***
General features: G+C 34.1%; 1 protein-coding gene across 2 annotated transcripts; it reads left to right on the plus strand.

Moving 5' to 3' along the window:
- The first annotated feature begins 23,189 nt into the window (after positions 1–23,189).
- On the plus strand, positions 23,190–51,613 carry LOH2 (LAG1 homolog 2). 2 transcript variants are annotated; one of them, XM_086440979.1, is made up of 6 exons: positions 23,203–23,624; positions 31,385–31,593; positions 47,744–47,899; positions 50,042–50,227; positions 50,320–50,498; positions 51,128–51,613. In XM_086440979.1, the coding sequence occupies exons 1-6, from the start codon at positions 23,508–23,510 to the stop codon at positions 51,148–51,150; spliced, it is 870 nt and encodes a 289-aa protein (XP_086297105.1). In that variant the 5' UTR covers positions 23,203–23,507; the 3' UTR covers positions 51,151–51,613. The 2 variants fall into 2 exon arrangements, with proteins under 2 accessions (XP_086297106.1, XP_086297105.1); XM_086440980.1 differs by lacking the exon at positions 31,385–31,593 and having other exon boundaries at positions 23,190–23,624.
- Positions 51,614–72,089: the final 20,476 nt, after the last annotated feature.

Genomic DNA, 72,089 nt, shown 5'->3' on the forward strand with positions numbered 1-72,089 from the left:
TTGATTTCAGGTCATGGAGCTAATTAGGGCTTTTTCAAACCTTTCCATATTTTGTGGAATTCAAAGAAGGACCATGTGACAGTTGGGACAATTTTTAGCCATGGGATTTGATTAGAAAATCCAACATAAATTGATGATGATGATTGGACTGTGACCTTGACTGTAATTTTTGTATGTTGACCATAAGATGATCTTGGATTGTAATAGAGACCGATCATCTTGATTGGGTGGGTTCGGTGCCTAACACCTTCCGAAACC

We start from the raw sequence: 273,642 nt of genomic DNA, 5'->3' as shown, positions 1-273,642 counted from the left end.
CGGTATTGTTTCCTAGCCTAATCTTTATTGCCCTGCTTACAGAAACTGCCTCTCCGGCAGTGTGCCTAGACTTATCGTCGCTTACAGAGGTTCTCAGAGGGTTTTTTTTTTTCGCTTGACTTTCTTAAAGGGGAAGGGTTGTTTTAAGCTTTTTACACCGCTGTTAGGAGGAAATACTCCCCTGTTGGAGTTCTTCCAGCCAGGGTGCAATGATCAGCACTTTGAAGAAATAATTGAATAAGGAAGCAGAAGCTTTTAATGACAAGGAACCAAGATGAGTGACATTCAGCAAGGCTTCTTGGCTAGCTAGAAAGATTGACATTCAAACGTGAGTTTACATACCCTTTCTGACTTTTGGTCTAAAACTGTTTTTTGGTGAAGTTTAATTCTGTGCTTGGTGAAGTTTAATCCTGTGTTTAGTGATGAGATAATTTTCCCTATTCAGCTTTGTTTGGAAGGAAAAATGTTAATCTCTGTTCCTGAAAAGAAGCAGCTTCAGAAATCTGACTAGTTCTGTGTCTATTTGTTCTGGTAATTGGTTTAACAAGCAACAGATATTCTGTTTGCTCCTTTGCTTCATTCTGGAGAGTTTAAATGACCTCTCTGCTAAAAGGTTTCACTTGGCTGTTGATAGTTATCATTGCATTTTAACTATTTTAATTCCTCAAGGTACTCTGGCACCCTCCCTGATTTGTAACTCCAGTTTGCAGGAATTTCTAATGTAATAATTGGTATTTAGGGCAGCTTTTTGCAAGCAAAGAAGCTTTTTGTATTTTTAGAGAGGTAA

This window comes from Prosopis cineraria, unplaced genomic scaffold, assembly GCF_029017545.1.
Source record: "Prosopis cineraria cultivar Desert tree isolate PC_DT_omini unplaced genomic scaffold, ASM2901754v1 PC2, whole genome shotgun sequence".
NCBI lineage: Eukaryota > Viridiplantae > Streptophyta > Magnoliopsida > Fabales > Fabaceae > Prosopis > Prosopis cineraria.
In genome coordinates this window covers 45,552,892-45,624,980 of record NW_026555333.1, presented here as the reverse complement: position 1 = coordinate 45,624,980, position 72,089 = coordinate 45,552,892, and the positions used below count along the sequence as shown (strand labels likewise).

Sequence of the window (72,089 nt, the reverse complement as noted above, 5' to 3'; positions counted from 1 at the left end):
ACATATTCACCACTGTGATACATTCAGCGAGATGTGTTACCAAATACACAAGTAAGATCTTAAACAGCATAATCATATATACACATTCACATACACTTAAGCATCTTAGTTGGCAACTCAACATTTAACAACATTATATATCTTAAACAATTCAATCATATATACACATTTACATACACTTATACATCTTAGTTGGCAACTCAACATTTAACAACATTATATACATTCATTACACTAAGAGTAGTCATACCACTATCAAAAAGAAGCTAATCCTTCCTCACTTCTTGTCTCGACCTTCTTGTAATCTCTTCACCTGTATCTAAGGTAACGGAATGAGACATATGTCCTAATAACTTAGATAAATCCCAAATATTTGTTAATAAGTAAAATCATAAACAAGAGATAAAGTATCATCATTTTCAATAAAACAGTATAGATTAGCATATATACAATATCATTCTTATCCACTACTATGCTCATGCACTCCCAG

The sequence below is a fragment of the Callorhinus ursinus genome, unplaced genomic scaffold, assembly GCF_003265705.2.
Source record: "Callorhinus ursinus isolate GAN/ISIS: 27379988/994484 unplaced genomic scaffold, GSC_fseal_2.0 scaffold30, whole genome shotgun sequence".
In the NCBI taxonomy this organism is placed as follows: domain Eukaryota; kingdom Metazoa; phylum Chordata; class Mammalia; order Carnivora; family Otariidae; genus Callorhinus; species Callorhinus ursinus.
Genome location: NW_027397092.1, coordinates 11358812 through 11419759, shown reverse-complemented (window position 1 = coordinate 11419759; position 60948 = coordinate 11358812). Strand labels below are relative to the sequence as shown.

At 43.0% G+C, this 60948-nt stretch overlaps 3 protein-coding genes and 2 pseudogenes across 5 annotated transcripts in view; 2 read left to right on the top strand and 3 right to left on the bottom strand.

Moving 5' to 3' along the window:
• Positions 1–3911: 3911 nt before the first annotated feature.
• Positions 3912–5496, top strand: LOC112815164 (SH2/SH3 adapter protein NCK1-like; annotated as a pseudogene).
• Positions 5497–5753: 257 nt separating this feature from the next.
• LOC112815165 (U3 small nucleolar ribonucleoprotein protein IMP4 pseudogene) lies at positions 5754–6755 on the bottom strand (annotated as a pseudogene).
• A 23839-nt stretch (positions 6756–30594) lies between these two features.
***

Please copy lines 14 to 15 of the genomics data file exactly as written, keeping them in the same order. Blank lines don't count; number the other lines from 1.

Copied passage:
Sequence of the window (72,089 nt, the reverse complement as noted above, 5' to 3'; positions counted from 1 at the left end):
ACATATTCACCACTGTGATACATTCAGCGAGATGTGTTACCAAATACACAAGTAAGATCTTAAACAGCATAATCATATATACACATTCACATACACTTAAGCATCTTAGTTGGCAACTCAACATTTAACAACATTATATATCTTAAACAATTCAATCATATATACACATTTACATACACTTATACATCTTAGTTGGCAACTCAACATTTAACAACATTATATACATTCATTACACTAAGAGTAGTCATACCACTATCAAAAAGAAGCTAATCCTTCCTCACTTCTTGTCTCGACCTTCTTGTAATCTCTTCACCTGTATCTAAGGTAACGGAATGAGACATATGTCCTAATAACTTAGATAAATCCCAAATATTTGTTAATAAGTAAAATCATAAACAAGAGATAAAGTATCATCATTTTCAATAAAACAGTATAGATTAGCATATATACAATATCATTCTTATCCACTACTATGCTCATGCACTCCCAG